Stocks spent much of the session in negative territory but pulled off a late-session spike to end the day on a positive note. The Dow Jones Industrial Average (DJINDICES: ^DJI) gained 58 points, or 0.4%, and the S&P 500 (SNPINDEX: ^GSPC) rose by a scant 2 points, or 0.1%.
As for individual stocks, sports apparel giant Under Armour (NYSE:UAA) fell on worries that its stellar growth streak could soon be coming to an end. And fitness tech company Fitbit (NYSE:FIT) dove to its lowest point since its June IPO after another stinging downgrade from a Wall Street analyst.
Under Armour's downgrade
Under Armour's stock fell as much as 11% before closing the day down 7%. Shares were hit with an attention-grabbing downgrade from Morgan Stanley (NYSE:MS) analyst Jay Sole, who lowered his rating to "sell" while slicing his 12-month target down from $103 per share to $62 per share per share. The analyst argued that two negative trends will combine to produce a poor year for the stock.
First, the clothing retailer is likely losing market share in the category of women's apparel, he said. And second, it appears to be changing its posture in its footwear offerings to compete more on the basis of price. Rising competition in apparel would pose a risk to Under Armour's stellar sales growth streak (it recently posted its 24th straight quarter of 20% or better growth), while price competition on shoes "threatens to erode UA's premium brand image," Sole said .
As for footwear pricing, investors shouldn't panic about slipping margins. After all, management stated in their October conference call that they were planning fourth-quarter promotions to clear out excess product, "as part of our normal inventory management process." Rising competition in women's apparel would be a bigger concern, though, as it is one the five key sources of long-term growth that CEO Kevin Plank and his executive team have targeted (along with men's apparel, international sales, e-commerce, and footwear).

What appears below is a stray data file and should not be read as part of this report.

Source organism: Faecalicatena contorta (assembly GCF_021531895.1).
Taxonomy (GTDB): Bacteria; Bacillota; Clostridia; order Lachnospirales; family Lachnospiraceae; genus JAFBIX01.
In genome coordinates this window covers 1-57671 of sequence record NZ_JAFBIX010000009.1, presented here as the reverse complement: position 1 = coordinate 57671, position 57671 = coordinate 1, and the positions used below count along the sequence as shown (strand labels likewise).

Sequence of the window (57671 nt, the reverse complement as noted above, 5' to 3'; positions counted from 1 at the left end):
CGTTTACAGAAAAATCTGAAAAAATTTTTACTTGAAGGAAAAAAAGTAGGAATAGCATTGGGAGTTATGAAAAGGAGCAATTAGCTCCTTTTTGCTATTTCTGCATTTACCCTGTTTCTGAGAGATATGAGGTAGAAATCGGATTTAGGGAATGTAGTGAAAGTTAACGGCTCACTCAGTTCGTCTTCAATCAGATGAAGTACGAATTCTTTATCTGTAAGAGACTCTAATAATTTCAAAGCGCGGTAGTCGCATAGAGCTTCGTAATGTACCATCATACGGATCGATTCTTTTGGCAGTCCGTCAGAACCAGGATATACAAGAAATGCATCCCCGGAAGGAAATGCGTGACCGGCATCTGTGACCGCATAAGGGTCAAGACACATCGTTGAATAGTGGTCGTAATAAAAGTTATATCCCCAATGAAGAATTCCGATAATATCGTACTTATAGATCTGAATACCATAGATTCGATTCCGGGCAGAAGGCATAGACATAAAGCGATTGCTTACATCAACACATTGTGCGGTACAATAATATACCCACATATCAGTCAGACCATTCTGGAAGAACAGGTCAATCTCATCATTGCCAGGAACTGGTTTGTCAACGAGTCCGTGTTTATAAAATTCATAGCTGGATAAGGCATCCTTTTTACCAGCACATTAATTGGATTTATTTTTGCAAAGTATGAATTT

Fitbit's massive sell-off
Fitbit shares fell sharply today on heavy trading volume, dropping 13%. The fitness tech maker's stock is now down an incredible 40% in just the last six trading days. Most of that drop centered around investors' negative reception of its newly unveiled Blaze smartwatch. By adding a high-margin offering to its fitness lineup, the product could help boost profitability for the company, but it may match up poorly against competing smartwatches with more built out functionality. Others worry the Blaze might cannibalize Fitbit's other smartwatch offering, the Surge.
R.W. Baird analyst William Power joined in on the negativity today by slashing his price target on the stock from $54 per share to $30 per share. He cited similar concerns, competitive pressures and product strategy, that have powered the stock's epic slide to start 2016.
Fitbit is a leader in the wearables space, which one of the fastest-growing categories of consumer technology. That great position is a key reason why it last posted a whopping 168% quarterly sales increase on shipments of just under 5 million health and fitness devices. But as Fitbit seeks to expand its addressable market, the company will have to show that its design, pricing, and marketing, can rival the execution of well-established tech titans.